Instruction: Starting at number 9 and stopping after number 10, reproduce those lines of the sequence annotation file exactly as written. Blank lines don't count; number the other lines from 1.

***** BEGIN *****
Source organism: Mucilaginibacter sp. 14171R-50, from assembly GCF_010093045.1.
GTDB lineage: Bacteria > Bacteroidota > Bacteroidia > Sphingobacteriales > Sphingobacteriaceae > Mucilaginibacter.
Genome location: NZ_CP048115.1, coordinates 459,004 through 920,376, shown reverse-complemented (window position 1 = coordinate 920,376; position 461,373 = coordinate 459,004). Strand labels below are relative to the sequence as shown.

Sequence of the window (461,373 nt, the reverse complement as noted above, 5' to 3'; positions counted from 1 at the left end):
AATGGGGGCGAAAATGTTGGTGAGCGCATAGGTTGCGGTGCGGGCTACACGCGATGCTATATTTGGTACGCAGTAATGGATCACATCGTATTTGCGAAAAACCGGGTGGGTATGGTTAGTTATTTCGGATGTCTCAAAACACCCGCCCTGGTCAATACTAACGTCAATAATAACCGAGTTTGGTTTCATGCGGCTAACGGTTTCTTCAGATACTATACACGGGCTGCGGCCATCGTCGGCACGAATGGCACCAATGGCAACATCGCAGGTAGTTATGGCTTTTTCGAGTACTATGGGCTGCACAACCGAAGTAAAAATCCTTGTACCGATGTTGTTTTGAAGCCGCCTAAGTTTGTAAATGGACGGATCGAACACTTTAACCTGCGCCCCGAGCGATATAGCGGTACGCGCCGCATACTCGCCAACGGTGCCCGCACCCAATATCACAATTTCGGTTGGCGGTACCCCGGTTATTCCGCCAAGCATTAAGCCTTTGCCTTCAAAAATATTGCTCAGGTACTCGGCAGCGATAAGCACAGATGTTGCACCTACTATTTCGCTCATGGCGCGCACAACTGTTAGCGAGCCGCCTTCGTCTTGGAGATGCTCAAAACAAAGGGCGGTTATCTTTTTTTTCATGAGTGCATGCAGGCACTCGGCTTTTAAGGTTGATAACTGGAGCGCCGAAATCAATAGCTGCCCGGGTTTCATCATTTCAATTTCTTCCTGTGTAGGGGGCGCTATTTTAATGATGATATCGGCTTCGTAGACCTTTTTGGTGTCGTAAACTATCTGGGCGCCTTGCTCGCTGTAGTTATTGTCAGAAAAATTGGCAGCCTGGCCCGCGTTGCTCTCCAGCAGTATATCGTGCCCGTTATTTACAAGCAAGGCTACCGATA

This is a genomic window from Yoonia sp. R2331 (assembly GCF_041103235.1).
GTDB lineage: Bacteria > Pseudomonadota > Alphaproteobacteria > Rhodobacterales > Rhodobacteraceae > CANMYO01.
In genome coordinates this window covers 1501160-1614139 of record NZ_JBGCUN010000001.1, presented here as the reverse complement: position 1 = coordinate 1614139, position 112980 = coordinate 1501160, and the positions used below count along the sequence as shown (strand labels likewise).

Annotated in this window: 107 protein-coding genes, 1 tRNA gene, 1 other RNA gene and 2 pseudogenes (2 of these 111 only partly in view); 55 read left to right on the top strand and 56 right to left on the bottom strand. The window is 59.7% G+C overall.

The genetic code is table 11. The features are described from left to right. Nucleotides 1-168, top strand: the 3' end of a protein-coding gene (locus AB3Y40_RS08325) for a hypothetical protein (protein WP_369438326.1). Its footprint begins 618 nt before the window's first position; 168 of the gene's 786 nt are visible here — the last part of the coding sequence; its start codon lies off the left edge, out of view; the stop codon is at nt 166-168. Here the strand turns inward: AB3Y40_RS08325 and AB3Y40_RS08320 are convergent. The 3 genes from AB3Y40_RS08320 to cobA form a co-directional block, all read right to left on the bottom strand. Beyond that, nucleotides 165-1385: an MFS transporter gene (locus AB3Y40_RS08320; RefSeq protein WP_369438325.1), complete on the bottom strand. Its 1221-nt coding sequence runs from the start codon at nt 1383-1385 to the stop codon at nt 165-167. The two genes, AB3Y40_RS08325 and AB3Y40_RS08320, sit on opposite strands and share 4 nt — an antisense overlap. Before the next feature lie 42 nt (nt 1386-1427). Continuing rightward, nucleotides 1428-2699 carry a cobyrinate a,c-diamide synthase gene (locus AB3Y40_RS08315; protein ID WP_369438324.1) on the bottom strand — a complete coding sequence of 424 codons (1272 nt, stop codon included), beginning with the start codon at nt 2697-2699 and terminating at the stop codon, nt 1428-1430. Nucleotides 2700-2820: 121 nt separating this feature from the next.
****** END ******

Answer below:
Annotated in this window: 107 protein-coding genes, 1 tRNA gene, 1 other RNA gene and 2 pseudogenes (2 of these 111 only partly in view); 55 read left to right on the top strand and 56 right to left on the bottom strand. The window is 59.7% G+C overall.

The genetic code is table 11. The features are described from left to right. Nucleotides 1-168, top strand: the 3' end of a protein-coding gene (locus AB3Y40_RS08325) for a hypothetical protein (protein WP_369438326.1). Its footprint begins 618 nt before the window's first position; 168 of the gene's 786 nt are visible here — the last part of the coding sequence; its start codon lies off the left edge, out of view; the stop codon is at nt 166-168. Here the strand turns inward: AB3Y40_RS08325 and AB3Y40_RS08320 are convergent. The 3 genes from AB3Y40_RS08320 to cobA form a co-directional block, all read right to left on the bottom strand. Beyond that, nucleotides 165-1385: an MFS transporter gene (locus AB3Y40_RS08320; RefSeq protein WP_369438325.1), complete on the bottom strand. Its 1221-nt coding sequence runs from the start codon at nt 1383-1385 to the stop codon at nt 165-167. The two genes, AB3Y40_RS08325 and AB3Y40_RS08320, sit on opposite strands and share 4 nt — an antisense overlap. Before the next feature lie 42 nt (nt 1386-1427). Continuing rightward, nucleotides 1428-2699 carry a cobyrinate a,c-diamide synthase gene (locus AB3Y40_RS08315; protein ID WP_369438324.1) on the bottom strand — a complete coding sequence of 424 codons (1272 nt, stop codon included), beginning with the start codon at nt 2697-2699 and terminating at the stop codon, nt 1428-1430. Nucleotides 2700-2820: 121 nt separating this feature from the next.